While you can start teaching fundamental swimming skills when your infant is as young as six months, the American Academy of Pediatrics recommends beginning baby swimming lessons at one-years-old to help protect against drowning. You can teach your child to swim yourself, or you can enroll in professional swimming lessons.

Choosing a swimming class

The American Academy of Pediatrics offers some helpful guidelines to keep in mind when choosing a class. Be sure that the instructor has training and certification through a nationally recognized learn-to-swim curriculum. You also want to ensure lifeguards with CPR and First Aid certification are duty. Safety is key for any class.

Also look for a well-maintained pool and good facilities. Little ones tend to swallow some water, so it’s important that the water is clean and has the right level of chlorine.

Also, be sure to ask about rules regarding swim diapers. The last thing you want is for you little one to be swimming with waste. Check the temp of the pool water, too. For children 3 and younger, it should be heated to 87 to 94 degrees Fahrenheit to avoid hypothermia.

As for the lessons themselves, they shouldn’t actually focus on swimming per se, but more on the safety aspects of being in the pool, like getting acclimated to being in water and gaining confidence.

Different strokes for different folks

Your baby might not be ready for the butterfly kick or excel at backstroke, but he or she can learn some basic swimming stroke techniques and positions that will lay a strong foundation for the future.

One of the first things to master is a strong kick. Gently guide your child to the side of the pool and get them to hold onto the ledge as you do the same thing. Then proceed to have a game by seeing who can splash the most while kicking. Repeat and practice as often as you can until your child gets the knack of kicking.

The front crawl (also known as freestyle) is among the easier of the swimming strokes. Get your tot to float on their tummy in the water. Have your little fishy try to propel themselves by rotating their arms in a windmill motion, and kicking their legs in a fluttering motion. Coordinating breathing with the stroke is pretty tough so it might be something that your toddler only grasps after some practice.

Backstroke is almost exactly like the crawl except you teach your child to do the stroke on their back. You’ll probably want to hold off on the backstroke, breaststroke and butterfly until your baby is a bit older.

Swimming games that teach

Pool games can be an enjoyable way for keep your little one entertained and learning.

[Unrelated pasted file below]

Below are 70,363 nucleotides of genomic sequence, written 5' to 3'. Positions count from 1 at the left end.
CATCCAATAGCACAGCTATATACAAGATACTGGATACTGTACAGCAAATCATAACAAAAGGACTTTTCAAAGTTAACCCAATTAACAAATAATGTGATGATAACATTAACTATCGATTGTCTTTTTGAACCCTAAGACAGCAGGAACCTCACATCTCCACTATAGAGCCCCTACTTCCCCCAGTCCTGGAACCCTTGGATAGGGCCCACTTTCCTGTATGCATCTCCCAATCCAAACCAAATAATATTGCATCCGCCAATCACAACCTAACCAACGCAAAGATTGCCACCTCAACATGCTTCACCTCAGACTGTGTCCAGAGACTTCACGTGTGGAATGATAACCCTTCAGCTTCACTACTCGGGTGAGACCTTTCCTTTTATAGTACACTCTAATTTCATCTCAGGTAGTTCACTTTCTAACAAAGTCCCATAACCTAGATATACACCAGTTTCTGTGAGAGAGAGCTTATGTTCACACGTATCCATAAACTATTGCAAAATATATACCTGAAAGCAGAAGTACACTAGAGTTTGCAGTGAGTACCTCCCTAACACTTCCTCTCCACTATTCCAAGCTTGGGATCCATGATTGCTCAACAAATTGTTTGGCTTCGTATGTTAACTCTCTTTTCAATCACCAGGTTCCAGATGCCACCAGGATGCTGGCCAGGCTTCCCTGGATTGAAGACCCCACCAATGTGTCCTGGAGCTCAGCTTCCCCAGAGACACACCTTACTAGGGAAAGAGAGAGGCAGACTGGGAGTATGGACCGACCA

Swim like an alligator

Scatter sponges, balls and plastic toys that float on the water and pretend to be alligator chomping them up. Your baby will get used to the feeling of floating on their stomach and using their arms and legs to move. Baby not floating yet? Try kneeling in the pool and hold their waist to keep their head above the water.


Have baby place his or her face in the water and blow bubbles. If you senses some reluctantly first, lead by example. You can also move baby around in the water while encouraging them to kick.
To create a little more fun, sing the motorboat song ! “Motorboat, motorboat go so slow. Motorboat, motorboat go so fast. Motorboat, motorboat step on the gas.”
Hand Puppets

Turn an old sock into a frog puppet to encourage your toddler to kick and paddle in a circle as you sing this song to your own tune. “Kick, kick went the little green frog one day. Kick, kick, went the little green frog. Kick, kick went the little green frog one day and he kicked, kicked all day long.”

Kickboard boat

Pretend a kickboard is a boat and your child’s feet are the engine. Get your toddler and some friends to race their boats across the shallow baby pool and see which one crosses the finish line first.
If your little one needs a bit of help, keep their head above the water then hold them to one side around the waist. This will help with practicing kicking in the water and muscle coordination.

Little pancake

Lay your little one on their back and move them through the water making sure you are supporting their back. This will help your little swimmer develop balance while floating in the water.
Sing “I’m a little pancake on my back. I’m a little pancake nice and flat. I’m a little pancake on my back. Flip me over just like that.” This will encourage your little one to roll over and float on their tummy.

Little green frog

Position your baby on their side with you holding them for support. Encourage your baby to move his or her arms, then legs and blow bubbles.
Create more fun by singing, “Now we all know frogs go, la de da de da, la de da de da, la de da de da. They don’t go glumph, glumph, glumph!” This game teaches baby to float on their side and combines balance and movement.
If you’re happy and you know it, splash your hands!
Hold your baby at arms-length and sing, “If you’re happy and you know it splash your hands. If you’re happy and you know it splash your hands.
If you’re happy and you know it then you really ought to show it, if you’re happy and you know it kick your feet, wave goodbye!”
If you’re looking for more swim ideas, check out what inspired us at the Swimming Teacher .

Have a little swimmer on your hands? Check out our Little Swimmers Disposable Swim Pants.